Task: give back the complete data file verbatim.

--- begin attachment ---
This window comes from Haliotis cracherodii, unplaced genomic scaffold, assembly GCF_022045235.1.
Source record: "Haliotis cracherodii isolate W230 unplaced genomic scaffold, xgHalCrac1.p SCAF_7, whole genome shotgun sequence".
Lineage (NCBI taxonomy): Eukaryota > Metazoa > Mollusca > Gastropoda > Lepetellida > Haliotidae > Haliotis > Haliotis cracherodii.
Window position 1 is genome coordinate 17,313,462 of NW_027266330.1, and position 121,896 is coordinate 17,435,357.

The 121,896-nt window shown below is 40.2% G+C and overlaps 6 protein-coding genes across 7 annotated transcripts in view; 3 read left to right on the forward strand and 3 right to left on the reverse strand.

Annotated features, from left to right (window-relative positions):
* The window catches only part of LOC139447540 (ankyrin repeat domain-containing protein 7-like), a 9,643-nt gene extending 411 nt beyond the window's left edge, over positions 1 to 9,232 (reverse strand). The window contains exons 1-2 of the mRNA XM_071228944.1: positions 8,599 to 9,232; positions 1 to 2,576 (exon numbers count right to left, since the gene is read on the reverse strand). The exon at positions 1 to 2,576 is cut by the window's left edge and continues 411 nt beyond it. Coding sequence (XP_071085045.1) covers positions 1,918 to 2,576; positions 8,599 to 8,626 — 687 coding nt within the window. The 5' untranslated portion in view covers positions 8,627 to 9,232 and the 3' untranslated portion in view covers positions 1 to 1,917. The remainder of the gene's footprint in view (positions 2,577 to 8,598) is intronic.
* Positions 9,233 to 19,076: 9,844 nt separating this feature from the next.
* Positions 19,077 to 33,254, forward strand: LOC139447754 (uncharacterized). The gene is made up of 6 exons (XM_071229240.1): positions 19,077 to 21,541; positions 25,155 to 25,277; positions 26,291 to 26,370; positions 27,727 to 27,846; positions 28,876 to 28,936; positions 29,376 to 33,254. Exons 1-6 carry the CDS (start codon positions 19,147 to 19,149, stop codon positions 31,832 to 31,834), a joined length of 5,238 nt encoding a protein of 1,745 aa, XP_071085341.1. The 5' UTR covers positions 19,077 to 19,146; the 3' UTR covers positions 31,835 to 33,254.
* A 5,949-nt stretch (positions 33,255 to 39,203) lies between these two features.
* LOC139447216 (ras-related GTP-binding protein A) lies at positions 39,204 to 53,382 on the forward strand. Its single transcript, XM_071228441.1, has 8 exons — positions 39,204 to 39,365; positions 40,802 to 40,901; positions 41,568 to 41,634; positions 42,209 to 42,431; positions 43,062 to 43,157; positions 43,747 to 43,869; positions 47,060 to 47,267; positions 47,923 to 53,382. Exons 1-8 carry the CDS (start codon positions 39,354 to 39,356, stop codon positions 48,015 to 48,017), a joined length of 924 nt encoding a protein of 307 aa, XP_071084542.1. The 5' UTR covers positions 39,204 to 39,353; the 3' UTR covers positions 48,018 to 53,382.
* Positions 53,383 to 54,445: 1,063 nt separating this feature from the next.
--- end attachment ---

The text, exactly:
This window comes from Haliotis cracherodii, unplaced genomic scaffold, assembly GCF_022045235.1.
Source record: "Haliotis cracherodii isolate W230 unplaced genomic scaffold, xgHalCrac1.p SCAF_7, whole genome shotgun sequence".
Lineage (NCBI taxonomy): Eukaryota > Metazoa > Mollusca > Gastropoda > Lepetellida > Haliotidae > Haliotis > Haliotis cracherodii.
Window position 1 is genome coordinate 17,313,462 of NW_027266330.1, and position 121,896 is coordinate 17,435,357.

The 121,896-nt window shown below is 40.2% G+C and overlaps 6 protein-coding genes across 7 annotated transcripts in view; 3 read left to right on the forward strand and 3 right to left on the reverse strand.

Annotated features, from left to right (window-relative positions):
* The window catches only part of LOC139447540 (ankyrin repeat domain-containing protein 7-like), a 9,643-nt gene extending 411 nt beyond the window's left edge, over positions 1 to 9,232 (reverse strand). The window contains exons 1-2 of the mRNA XM_071228944.1: positions 8,599 to 9,232; positions 1 to 2,576 (exon numbers count right to left, since the gene is read on the reverse strand). The exon at positions 1 to 2,576 is cut by the window's left edge and continues 411 nt beyond it. Coding sequence (XP_071085045.1) covers positions 1,918 to 2,576; positions 8,599 to 8,626 — 687 coding nt within the window. The 5' untranslated portion in view covers positions 8,627 to 9,232 and the 3' untranslated portion in view covers positions 1 to 1,917. The remainder of the gene's footprint in view (positions 2,577 to 8,598) is intronic.
* Positions 9,233 to 19,076: 9,844 nt separating this feature from the next.
* Positions 19,077 to 33,254, forward strand: LOC139447754 (uncharacterized). The gene is made up of 6 exons (XM_071229240.1): positions 19,077 to 21,541; positions 25,155 to 25,277; positions 26,291 to 26,370; positions 27,727 to 27,846; positions 28,876 to 28,936; positions 29,376 to 33,254. Exons 1-6 carry the CDS (start codon positions 19,147 to 19,149, stop codon positions 31,832 to 31,834), a joined length of 5,238 nt encoding a protein of 1,745 aa, XP_071085341.1. The 5' UTR covers positions 19,077 to 19,146; the 3' UTR covers positions 31,835 to 33,254.
* A 5,949-nt stretch (positions 33,255 to 39,203) lies between these two features.
* LOC139447216 (ras-related GTP-binding protein A) lies at positions 39,204 to 53,382 on the forward strand. Its single transcript, XM_071228441.1, has 8 exons — positions 39,204 to 39,365; positions 40,802 to 40,901; positions 41,568 to 41,634; positions 42,209 to 42,431; positions 43,062 to 43,157; positions 43,747 to 43,869; positions 47,060 to 47,267; positions 47,923 to 53,382. Exons 1-8 carry the CDS (start codon positions 39,354 to 39,356, stop codon positions 48,015 to 48,017), a joined length of 924 nt encoding a protein of 307 aa, XP_071084542.1. The 5' UTR covers positions 39,204 to 39,353; the 3' UTR covers positions 48,018 to 53,382.
* Positions 53,383 to 54,445: 1,063 nt separating this feature from the next.